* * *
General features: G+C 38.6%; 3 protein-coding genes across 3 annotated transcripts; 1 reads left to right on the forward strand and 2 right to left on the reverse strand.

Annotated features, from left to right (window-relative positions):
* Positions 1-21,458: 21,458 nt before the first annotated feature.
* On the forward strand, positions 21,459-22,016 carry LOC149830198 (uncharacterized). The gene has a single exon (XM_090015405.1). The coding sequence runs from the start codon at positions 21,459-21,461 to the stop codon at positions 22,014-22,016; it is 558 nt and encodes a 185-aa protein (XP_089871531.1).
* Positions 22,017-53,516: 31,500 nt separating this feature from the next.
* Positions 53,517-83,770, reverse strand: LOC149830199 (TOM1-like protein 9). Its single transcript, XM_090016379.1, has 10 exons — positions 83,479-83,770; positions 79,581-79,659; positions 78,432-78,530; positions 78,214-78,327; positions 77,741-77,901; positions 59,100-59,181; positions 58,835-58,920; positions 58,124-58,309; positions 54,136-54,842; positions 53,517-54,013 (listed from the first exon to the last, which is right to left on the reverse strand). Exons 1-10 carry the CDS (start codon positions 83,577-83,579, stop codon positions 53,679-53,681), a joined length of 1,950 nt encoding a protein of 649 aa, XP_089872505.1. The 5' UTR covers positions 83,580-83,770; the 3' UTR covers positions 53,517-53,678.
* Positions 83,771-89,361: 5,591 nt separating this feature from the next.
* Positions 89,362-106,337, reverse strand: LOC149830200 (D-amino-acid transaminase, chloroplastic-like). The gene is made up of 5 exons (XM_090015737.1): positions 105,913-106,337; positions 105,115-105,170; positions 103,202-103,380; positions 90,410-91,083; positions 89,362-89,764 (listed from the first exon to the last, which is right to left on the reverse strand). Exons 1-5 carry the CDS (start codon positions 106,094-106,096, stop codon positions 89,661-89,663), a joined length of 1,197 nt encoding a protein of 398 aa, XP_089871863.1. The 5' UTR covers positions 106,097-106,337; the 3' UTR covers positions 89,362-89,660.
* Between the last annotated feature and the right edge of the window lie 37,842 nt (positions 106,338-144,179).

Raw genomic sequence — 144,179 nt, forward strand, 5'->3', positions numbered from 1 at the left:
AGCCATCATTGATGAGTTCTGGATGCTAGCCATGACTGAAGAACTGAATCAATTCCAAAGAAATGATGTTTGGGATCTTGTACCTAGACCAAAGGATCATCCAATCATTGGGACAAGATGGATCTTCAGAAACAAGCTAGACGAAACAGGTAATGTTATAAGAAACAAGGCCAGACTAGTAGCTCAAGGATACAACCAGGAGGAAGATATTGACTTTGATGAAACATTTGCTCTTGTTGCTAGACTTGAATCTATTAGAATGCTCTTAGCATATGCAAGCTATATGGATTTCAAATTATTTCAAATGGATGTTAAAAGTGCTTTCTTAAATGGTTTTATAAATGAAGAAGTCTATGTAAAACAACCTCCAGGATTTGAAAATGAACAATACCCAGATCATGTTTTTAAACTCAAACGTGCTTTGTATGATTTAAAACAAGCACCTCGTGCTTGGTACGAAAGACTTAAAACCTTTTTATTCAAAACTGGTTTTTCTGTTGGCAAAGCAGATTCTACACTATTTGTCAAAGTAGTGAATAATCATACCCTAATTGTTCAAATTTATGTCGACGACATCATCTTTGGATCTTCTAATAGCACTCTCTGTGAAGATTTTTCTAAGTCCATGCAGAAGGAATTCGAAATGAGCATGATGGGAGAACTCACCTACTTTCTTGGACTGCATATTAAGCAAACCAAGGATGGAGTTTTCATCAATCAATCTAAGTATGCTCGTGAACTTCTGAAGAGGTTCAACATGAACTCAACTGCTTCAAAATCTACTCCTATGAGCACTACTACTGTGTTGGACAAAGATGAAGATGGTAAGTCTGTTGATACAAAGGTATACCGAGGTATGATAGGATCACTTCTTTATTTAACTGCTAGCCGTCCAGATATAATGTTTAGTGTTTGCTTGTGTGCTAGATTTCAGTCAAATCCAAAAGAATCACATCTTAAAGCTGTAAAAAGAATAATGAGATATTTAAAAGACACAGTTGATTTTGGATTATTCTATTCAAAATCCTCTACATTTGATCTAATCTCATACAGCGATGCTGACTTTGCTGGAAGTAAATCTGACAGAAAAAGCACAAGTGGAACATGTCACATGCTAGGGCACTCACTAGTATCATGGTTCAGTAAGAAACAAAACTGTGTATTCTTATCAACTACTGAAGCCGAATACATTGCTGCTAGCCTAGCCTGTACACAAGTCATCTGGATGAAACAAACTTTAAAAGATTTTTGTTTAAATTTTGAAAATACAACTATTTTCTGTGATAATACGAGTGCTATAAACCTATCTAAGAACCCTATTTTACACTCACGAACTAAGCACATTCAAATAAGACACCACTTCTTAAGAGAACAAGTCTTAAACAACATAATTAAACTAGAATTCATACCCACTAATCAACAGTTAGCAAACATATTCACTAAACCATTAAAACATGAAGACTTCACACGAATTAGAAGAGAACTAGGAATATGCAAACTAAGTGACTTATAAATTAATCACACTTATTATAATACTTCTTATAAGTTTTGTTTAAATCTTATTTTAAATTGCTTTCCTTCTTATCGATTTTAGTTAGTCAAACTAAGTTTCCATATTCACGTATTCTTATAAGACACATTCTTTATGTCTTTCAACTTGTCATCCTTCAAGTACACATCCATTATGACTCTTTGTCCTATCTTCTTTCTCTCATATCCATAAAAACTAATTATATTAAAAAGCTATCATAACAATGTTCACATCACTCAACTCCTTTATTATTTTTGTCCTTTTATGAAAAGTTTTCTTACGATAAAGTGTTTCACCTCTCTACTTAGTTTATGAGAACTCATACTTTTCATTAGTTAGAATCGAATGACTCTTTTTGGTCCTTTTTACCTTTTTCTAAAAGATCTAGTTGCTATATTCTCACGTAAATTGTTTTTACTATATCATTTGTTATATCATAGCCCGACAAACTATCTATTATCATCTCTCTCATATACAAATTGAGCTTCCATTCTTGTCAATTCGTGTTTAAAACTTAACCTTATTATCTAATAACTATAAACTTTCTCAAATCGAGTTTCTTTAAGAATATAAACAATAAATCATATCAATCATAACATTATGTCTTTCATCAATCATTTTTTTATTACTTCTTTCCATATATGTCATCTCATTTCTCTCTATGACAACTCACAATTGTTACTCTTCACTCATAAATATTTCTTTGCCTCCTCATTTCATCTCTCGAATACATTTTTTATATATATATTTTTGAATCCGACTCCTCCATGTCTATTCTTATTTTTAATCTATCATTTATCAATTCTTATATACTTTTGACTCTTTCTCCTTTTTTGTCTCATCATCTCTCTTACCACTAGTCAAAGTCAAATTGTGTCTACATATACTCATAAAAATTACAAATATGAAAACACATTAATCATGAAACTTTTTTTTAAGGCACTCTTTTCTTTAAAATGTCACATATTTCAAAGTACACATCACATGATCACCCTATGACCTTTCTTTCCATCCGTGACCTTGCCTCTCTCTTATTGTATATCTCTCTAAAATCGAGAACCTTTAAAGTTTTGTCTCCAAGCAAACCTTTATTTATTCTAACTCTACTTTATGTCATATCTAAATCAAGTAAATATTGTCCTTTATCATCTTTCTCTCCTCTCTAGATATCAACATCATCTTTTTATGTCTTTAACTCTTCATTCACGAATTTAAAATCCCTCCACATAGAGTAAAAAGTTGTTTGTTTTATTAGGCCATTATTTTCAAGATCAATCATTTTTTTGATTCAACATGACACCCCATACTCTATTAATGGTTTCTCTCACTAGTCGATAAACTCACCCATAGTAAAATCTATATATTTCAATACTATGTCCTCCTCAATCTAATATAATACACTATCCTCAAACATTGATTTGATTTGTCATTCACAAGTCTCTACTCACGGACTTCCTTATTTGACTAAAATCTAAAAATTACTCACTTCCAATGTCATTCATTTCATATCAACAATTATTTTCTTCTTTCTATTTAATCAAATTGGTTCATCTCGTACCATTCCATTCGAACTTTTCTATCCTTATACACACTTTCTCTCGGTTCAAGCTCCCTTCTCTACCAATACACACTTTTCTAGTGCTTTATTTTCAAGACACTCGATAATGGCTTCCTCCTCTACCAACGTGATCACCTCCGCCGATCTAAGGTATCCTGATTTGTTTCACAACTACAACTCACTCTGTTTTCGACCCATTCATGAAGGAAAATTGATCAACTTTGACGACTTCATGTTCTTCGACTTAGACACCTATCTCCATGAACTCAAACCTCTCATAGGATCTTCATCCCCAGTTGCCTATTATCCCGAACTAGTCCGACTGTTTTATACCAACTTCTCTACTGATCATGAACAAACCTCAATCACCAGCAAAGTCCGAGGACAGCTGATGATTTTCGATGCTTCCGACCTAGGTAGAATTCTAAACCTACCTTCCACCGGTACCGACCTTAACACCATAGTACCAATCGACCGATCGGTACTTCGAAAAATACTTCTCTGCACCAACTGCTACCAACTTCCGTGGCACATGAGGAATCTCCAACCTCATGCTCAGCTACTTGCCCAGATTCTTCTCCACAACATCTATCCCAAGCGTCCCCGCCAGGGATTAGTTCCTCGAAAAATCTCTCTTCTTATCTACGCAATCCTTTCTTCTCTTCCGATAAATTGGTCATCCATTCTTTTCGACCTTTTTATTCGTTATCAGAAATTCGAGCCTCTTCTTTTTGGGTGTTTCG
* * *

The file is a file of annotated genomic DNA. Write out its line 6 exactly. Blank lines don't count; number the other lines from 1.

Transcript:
* Positions 53,517-83,770, reverse strand: LOC149830199 (TOM1-like protein 9). Its single transcript, XM_090016379.1, has 10 exons — positions 83,479-83,770; positions 79,581-79,659; positions 78,432-78,530; positions 78,214-78,327; positions 77,741-77,901; positions 59,100-59,181; positions 58,835-58,920; positions 58,124-58,309; positions 54,136-54,842; positions 53,517-54,013 (listed from the first exon to the last, which is right to left on the reverse strand). Exons 1-10 carry the CDS (start codon positions 83,577-83,579, stop codon positions 53,679-53,681), a joined length of 1,950 nt encoding a protein of 649 aa, XP_089872505.1. The 5' UTR covers positions 83,580-83,770; the 3' UTR covers positions 53,517-53,678.